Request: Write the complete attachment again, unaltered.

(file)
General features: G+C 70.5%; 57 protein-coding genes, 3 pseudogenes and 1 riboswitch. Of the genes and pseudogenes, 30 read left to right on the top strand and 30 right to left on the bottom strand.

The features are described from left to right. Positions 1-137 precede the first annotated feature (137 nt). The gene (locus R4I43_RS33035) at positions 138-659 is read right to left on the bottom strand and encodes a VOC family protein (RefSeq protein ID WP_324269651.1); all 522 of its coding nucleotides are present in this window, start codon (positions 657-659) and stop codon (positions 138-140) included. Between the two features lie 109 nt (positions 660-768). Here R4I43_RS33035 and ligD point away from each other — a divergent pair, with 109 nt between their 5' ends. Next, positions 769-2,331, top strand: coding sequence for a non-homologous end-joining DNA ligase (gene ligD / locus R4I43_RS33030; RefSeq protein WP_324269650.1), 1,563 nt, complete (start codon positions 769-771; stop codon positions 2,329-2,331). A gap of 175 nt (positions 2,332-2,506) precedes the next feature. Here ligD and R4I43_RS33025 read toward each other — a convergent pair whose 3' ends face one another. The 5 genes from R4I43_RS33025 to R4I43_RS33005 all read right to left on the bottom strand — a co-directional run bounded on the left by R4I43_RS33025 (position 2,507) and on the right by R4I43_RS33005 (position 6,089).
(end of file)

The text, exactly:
General features: G+C 70.5%; 57 protein-coding genes, 3 pseudogenes and 1 riboswitch. Of the genes and pseudogenes, 30 read left to right on the top strand and 30 right to left on the bottom strand.

The features are described from left to right. Positions 1-137 precede the first annotated feature (137 nt). The gene (locus R4I43_RS33035) at positions 138-659 is read right to left on the bottom strand and encodes a VOC family protein (RefSeq protein ID WP_324269651.1); all 522 of its coding nucleotides are present in this window, start codon (positions 657-659) and stop codon (positions 138-140) included. Between the two features lie 109 nt (positions 660-768). Here R4I43_RS33035 and ligD point away from each other — a divergent pair, with 109 nt between their 5' ends. Next, positions 769-2,331, top strand: coding sequence for a non-homologous end-joining DNA ligase (gene ligD / locus R4I43_RS33030; RefSeq protein WP_324269650.1), 1,563 nt, complete (start codon positions 769-771; stop codon positions 2,329-2,331). A gap of 175 nt (positions 2,332-2,506) precedes the next feature. Here ligD and R4I43_RS33025 read toward each other — a convergent pair whose 3' ends face one another. The 5 genes from R4I43_RS33025 to R4I43_RS33005 all read right to left on the bottom strand — a co-directional run bounded on the left by R4I43_RS33025 (position 2,507) and on the right by R4I43_RS33005 (position 6,089).